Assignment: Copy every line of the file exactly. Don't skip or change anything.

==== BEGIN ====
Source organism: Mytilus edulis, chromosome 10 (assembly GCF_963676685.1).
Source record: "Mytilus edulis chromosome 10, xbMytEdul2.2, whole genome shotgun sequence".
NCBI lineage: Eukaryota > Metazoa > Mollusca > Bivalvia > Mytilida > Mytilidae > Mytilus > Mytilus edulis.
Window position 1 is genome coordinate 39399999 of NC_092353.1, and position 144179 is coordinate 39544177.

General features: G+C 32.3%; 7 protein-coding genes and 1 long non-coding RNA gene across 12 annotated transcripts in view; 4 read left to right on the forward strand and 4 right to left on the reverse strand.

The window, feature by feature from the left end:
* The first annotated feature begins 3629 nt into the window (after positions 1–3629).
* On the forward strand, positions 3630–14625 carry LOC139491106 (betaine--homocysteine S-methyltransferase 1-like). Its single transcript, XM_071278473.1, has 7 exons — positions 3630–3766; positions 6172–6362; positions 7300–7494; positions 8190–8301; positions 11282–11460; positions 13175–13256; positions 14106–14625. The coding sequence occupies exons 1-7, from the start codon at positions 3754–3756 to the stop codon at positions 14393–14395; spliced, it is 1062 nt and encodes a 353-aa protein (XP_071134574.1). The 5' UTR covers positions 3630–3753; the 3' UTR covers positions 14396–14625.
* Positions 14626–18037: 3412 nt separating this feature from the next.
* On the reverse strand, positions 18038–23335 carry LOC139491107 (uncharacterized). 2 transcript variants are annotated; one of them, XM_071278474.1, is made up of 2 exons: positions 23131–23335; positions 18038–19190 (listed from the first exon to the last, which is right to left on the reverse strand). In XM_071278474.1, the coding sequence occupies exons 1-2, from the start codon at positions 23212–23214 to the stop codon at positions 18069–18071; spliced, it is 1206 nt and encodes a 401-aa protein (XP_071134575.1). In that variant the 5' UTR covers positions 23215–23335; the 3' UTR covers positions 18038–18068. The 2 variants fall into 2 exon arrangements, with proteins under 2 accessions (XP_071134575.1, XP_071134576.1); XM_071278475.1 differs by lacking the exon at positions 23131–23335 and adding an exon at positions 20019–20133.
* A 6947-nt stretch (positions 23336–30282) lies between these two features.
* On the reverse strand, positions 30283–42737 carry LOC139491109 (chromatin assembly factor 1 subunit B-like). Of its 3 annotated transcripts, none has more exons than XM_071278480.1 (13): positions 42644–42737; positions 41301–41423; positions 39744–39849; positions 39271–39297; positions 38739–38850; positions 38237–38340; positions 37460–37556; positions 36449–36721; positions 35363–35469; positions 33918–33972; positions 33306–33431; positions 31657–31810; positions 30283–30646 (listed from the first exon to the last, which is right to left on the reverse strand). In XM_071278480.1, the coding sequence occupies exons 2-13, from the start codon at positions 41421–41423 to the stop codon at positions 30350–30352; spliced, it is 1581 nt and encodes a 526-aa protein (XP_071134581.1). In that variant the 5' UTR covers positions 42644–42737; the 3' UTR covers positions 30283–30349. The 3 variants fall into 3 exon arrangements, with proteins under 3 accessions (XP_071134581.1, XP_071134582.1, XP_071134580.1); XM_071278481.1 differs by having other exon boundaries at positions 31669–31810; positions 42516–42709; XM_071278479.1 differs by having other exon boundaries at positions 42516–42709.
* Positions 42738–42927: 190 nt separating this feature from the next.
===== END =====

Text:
Source organism: Mytilus edulis, chromosome 10 (assembly GCF_963676685.1).
Source record: "Mytilus edulis chromosome 10, xbMytEdul2.2, whole genome shotgun sequence".
NCBI lineage: Eukaryota > Metazoa > Mollusca > Bivalvia > Mytilida > Mytilidae > Mytilus > Mytilus edulis.
Window position 1 is genome coordinate 39399999 of NC_092353.1, and position 144179 is coordinate 39544177.

General features: G+C 32.3%; 7 protein-coding genes and 1 long non-coding RNA gene across 12 annotated transcripts in view; 4 read left to right on the forward strand and 4 right to left on the reverse strand.

The window, feature by feature from the left end:
* The first annotated feature begins 3629 nt into the window (after positions 1–3629).
* On the forward strand, positions 3630–14625 carry LOC139491106 (betaine--homocysteine S-methyltransferase 1-like). Its single transcript, XM_071278473.1, has 7 exons — positions 3630–3766; positions 6172–6362; positions 7300–7494; positions 8190–8301; positions 11282–11460; positions 13175–13256; positions 14106–14625. The coding sequence occupies exons 1-7, from the start codon at positions 3754–3756 to the stop codon at positions 14393–14395; spliced, it is 1062 nt and encodes a 353-aa protein (XP_071134574.1). The 5' UTR covers positions 3630–3753; the 3' UTR covers positions 14396–14625.
* Positions 14626–18037: 3412 nt separating this feature from the next.
* On the reverse strand, positions 18038–23335 carry LOC139491107 (uncharacterized). 2 transcript variants are annotated; one of them, XM_071278474.1, is made up of 2 exons: positions 23131–23335; positions 18038–19190 (listed from the first exon to the last, which is right to left on the reverse strand). In XM_071278474.1, the coding sequence occupies exons 1-2, from the start codon at positions 23212–23214 to the stop codon at positions 18069–18071; spliced, it is 1206 nt and encodes a 401-aa protein (XP_071134575.1). In that variant the 5' UTR covers positions 23215–23335; the 3' UTR covers positions 18038–18068. The 2 variants fall into 2 exon arrangements, with proteins under 2 accessions (XP_071134575.1, XP_071134576.1); XM_071278475.1 differs by lacking the exon at positions 23131–23335 and adding an exon at positions 20019–20133.
* A 6947-nt stretch (positions 23336–30282) lies between these two features.
* On the reverse strand, positions 30283–42737 carry LOC139491109 (chromatin assembly factor 1 subunit B-like). Of its 3 annotated transcripts, none has more exons than XM_071278480.1 (13): positions 42644–42737; positions 41301–41423; positions 39744–39849; positions 39271–39297; positions 38739–38850; positions 38237–38340; positions 37460–37556; positions 36449–36721; positions 35363–35469; positions 33918–33972; positions 33306–33431; positions 31657–31810; positions 30283–30646 (listed from the first exon to the last, which is right to left on the reverse strand). In XM_071278480.1, the coding sequence occupies exons 2-13, from the start codon at positions 41421–41423 to the stop codon at positions 30350–30352; spliced, it is 1581 nt and encodes a 526-aa protein (XP_071134581.1). In that variant the 5' UTR covers positions 42644–42737; the 3' UTR covers positions 30283–30349. The 3 variants fall into 3 exon arrangements, with proteins under 3 accessions (XP_071134581.1, XP_071134582.1, XP_071134580.1); XM_071278481.1 differs by having other exon boundaries at positions 31669–31810; positions 42516–42709; XM_071278479.1 differs by having other exon boundaries at positions 42516–42709.
* Positions 42738–42927: 190 nt separating this feature from the next.